Good job with what you've accomplished so far! just remember your never truly done
     
  7. Ducati283

    Ducati283 New Member

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    Very nice...looks very inviting and cozy.


    Sent from my iPhone using Tapatalk
     
  8. nathan

    nathan Super Active Member Website Affiliate

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    Old houses are so cool and full of character but for obvious reasons can be pain in the ass...lol.... love the floors and the idea keeping in rustic.
     
  9. Nicole New Lowell

    Nicole New Lowell Member

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    Yes living in this house while renovating has been a challenge at best
     
  10. Nicole New Lowell

    Nicole New Lowell Member

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    Our furnace duct work only runs into the kitchen, livingroom and main floor bathroom :s, not into the upstairs bedroom or the 'back room' that used to be a garage. I'm not sure if I me tioned this above but ehen we first moved in and didn't realise the extent of renos we would be doing my boyfriend promptly installed a tank in the wall of the old garage so I could finally get a saltwater tank up and going. He always promised I could have one as soon as we owned a house. We moved in during the summer, installed the tank and then realized how incredibly cold the poorly insulated room gets in the winter. I run 700 watts in heaters as well as a space heater in the room the back of the tank is in and still struggle to keep the temp up. On the plus side the room stays cool in the summer so I will never need a chiller!

    Thanks everyone for the nice comments :).
     
  11. noobwithatank

    noobwithatank Member

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    That's gross.. we are still waiting for our final quote for full duct work ,furnace install and ac. But it's all good. I have the okay to setup the tank.
     
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  12. skittles

    skittles New Member

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  13. Nicole New Lowell

    Nicole New Lowell Member

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    We had thought about heated floors but I didn't realise you could do this. It's a little late for our master bedroom but maybe for other parts of the house. Luckily the upstairs stays very warm since the heat from the furnace and woodstove travels up there, even with the doors closed. The purple spray foam insulation has made a world of difference in this house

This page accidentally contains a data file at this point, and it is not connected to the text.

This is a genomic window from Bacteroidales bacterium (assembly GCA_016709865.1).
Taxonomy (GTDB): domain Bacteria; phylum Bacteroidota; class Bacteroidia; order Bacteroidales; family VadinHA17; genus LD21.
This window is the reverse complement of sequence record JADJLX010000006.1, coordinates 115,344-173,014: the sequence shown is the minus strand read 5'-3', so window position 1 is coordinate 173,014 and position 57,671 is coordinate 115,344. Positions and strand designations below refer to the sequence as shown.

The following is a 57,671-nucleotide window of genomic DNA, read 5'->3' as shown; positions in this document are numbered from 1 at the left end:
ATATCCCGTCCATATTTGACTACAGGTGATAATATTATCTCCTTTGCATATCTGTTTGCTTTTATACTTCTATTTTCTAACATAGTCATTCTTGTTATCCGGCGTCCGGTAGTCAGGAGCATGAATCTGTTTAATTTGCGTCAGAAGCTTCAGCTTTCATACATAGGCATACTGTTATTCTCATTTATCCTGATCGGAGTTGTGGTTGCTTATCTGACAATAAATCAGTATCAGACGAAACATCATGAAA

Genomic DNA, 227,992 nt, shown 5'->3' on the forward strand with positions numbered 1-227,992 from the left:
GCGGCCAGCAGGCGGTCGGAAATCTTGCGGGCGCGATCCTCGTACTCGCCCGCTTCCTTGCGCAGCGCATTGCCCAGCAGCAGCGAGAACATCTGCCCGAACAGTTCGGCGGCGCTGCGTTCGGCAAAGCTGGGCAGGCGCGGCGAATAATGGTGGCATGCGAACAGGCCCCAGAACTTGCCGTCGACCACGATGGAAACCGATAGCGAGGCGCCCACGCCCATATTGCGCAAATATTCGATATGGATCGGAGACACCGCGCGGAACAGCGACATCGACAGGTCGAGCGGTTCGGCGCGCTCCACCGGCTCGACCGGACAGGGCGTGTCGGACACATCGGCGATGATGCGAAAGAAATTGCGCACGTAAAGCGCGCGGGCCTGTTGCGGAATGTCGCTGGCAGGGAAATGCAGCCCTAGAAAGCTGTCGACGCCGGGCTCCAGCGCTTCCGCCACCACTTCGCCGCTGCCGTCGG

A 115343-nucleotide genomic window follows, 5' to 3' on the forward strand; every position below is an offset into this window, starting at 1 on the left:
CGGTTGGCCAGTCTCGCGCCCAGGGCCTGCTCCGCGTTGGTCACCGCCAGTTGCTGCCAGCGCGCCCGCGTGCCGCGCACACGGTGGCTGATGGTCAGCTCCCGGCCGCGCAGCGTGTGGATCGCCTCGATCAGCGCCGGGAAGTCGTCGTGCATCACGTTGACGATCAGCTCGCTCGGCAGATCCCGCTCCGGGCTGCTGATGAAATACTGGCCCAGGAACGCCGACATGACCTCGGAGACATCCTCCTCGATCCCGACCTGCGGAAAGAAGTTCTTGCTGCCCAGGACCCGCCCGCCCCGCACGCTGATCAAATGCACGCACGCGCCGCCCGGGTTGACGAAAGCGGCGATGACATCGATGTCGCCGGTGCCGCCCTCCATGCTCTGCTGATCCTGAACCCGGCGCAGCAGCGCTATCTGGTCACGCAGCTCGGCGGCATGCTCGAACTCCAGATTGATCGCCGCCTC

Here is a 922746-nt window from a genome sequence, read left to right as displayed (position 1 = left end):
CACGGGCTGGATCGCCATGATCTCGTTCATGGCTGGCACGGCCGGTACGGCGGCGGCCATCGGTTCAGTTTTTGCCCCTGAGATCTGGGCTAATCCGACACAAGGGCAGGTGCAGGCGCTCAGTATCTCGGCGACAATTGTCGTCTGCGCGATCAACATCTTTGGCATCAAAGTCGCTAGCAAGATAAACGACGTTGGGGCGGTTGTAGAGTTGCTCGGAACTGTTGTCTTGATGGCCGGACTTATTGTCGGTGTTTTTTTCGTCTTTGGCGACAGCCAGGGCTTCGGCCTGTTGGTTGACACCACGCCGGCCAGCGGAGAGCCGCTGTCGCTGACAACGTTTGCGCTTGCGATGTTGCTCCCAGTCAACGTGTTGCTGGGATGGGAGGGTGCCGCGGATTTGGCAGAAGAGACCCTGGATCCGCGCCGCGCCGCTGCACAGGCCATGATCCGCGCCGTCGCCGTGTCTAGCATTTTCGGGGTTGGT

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  14. Eddie McVay

    Eddie McVay New Member

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    Regarding the duct, first remove the existing and attach the second air duct, put the new vent in place. Create a wooden frame and seal vent with adhesive cement. Fill the gaps with insulated duct board.

    noobwithatank said:
    Also is there no way to run duct work for a furnace. . Even if it's oil or gas ? Be alot cheaper then baseboards..

    Heated flooring system is a very innovative heating method which works in an unusual way. The efficient heat distribution of this method is what makes it attractive. Other than ceramic and stone tile as floor choices, there are radiant electric floor heating pads which can be installed under laminate and other floating floors like the engineered hardwood.

    I am planning of patio renovation. Thinking of a long and narrow patio which looks nicer and spacious without much structural changes or alterations? Would love to go for a patio renovation design something of this sort I found with a windows and doors company madison.
    [​IMG]
    Meanwhile, I forgot to mention that heated flooring has its limitations too, like the upfront cost, leaks in hydronic systems or the risk of fire in electric systems. Another drawback is that they are difficult to access for repairs.